Woman Bought a Print in 2003 for Around $100 That Turned Out To Be a Banksy

Amanda PeytonNorthwestern college sophomore Amanda Peyton wanted to decorate her dorm room wall in 2003. "As a result of having outgrown my freshman year style, I decided that the go-to room decor option, allposters.com, was officially lame. I could do better than an XXL Bob Marley poster draped over my bed," Peyton wrote this week on the website Medium.com.

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Peyton, who was inspired to blog about her experience after reading a story about art and technology published in a recent issue of The New York Times, recalled how she had been browsing a British website when she found a cool print of a girl hugging a bomb. Impulsively, she purchased it for around $100, the most she had ever spent on a wall decoration. When the print arrived in a poster tube, it was signed and hand-numbered by an artist named Banksy.

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At the time, Peyton didn't know that Banksy is a world famous British graffiti artist, painter, film director, and political activist, even selected by Time magazine for its 2010 "100 Most Influential People" list among the likes of Steve Jobs, Lady Gaga, and Barack Obama. Banksy's work centers on graffiti with a stenciling technique depicting social and political messages on streets, walls, and bridges around the world. According to the UK's Telegraph, a metal panel spray-painted with military helicopter images by Banksy sold three times its estimated price of $159,800. And in 2012, "Bomb Love" —the piece owned by Peyton—sold for $15,863 (Banksy made multiples of the same print; no word on how many still exist.) The media has even coined the term "The Banksy Effect" to illustrate the artist's influence. Celebrities such as Christina Aguilera and Brad Pitt purchase his work.

While Peyton loved the print, her classmates thought it was "weird" and were afraid it would scare boys away from her dorm room. She packed it up and stored it at her parents' house where it sat for four years until Peyton moved into a house and caught the decorating bug. "And that's when I had the realization that perhaps I had stumbled onto something big. I knew this not because I meticulously followed art trends, but because I had read that Angelina Jolie had recently purchased some of Banksy's work. Surely if Angelina thinks this dude is cool, he must be," wrote Peyton. "Surely, if Angelina was buying this stuff, maybe someone else might too?"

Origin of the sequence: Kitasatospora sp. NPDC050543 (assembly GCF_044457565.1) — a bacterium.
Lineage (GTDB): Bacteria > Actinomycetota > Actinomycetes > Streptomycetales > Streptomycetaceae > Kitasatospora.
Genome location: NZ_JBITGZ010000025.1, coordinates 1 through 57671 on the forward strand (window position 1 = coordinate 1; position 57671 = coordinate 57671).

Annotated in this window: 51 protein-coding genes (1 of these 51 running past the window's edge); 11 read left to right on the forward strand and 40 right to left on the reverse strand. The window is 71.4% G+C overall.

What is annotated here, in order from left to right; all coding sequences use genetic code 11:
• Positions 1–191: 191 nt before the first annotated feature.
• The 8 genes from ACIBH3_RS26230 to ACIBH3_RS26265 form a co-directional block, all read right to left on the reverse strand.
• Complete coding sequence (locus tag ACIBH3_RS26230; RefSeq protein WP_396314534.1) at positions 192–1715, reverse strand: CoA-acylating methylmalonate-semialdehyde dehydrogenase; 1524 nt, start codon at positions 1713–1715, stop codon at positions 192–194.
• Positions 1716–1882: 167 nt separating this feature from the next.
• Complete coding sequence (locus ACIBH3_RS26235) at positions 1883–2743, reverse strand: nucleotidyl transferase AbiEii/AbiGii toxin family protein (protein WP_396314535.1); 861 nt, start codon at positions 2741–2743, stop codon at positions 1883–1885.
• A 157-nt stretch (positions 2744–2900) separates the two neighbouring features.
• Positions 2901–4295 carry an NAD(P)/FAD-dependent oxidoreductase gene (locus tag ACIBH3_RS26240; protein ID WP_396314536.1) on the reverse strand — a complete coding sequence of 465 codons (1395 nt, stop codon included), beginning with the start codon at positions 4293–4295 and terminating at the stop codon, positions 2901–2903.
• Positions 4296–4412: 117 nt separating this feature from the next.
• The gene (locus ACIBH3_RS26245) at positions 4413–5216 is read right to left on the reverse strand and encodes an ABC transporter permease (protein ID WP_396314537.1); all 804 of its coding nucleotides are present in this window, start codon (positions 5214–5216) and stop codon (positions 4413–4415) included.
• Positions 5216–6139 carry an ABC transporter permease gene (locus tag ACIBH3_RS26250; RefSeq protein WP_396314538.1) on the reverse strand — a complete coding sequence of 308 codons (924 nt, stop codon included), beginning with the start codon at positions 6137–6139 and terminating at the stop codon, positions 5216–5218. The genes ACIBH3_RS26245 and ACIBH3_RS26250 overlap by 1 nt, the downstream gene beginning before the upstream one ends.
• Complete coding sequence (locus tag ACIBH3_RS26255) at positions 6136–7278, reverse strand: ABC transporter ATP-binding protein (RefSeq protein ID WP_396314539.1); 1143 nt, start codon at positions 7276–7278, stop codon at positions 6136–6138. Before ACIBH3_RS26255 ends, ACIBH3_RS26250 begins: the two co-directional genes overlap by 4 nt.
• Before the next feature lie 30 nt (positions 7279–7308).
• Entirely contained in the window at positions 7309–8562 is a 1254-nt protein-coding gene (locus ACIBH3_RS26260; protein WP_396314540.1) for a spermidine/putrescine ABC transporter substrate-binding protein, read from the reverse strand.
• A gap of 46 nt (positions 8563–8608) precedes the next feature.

So she paid $250 to get the print nicely framed and joined Twitter choosing a photo of the print as her avatar in the hopes that someone would recognize the girl and the bomb. Over the next five years, Peyton tried to get the word out about her find in the hopes of selling it but kept hitting a wall. "For the most part, the people I spoke with were total jerks. No one wanted to help me, probably because I was 'doing it wrong,'" she wrote.

"These days though, I am totally fine with my outsider status," wrote Peyton. "As of late, the Internet has told me that Banksy has become all the more famous and that his work has come to embody this contemporary period in American art. Perhaps more importantly, this image has cemented its place in my personal narrative — it represents who I have become over the past decade. Sometimes, people ask if my twitter avatar is supposed to be me (I wear ponytails a lot), and more and more, the answer is 'well….metaphorically….yeah.'"

Though Peyton still asks around, she says she's not really interested in selling the piece anymore. "It seems like me and Bomb Hugger are going to be together for life and I am pretty happy about it," she writes, adding that if nothing else, the print is a reminder that some of the best things in life are just dumb luck.

Yahoo! Shine asked the Winston Art Group, the largest independent art advisory and appraisal firm in the U.S. to weigh in on the print. According to an email sent by Kimball Higgs, Director of Art Advisory, based solely on the image provided and not having examined the work in person, the retail value would be around $10,000 to $15,000, maybe higher, depending on the print's condition. The sale value: Most likely in the $5,000-$7,000 range.

"Just like when you buy an apartment, you should really have professional guidance when selling a piece of art," says Elizabeth Von Habsburg, certified member of the Appraisers Association of America and Managing Director of the Winston Art Group. "When someone brings us a piece of art they've purchased we dig around to see if there are any old labels on the piece, its condition and wall power, then we compare it to what similar pieces have sold for to determine its fair market value. After that, we give the official value of the piece." The process can take anywhere from one to eight weeks and fees range depending on whether the seller is paying on an hourly basis or an advisory fee (a percentage of value for the work of art).

According to Von Habsburg, if you buy a piece of art with the intent to resell, make sure you get a clear bill of sale that shows title upon full payment. Information it should include: Any details about the work, the size, medium, title, history, and if it's been exhibited. And make sure if there is any problem with the art, that you have an agreement with the seller to return it within a certain amount of time.

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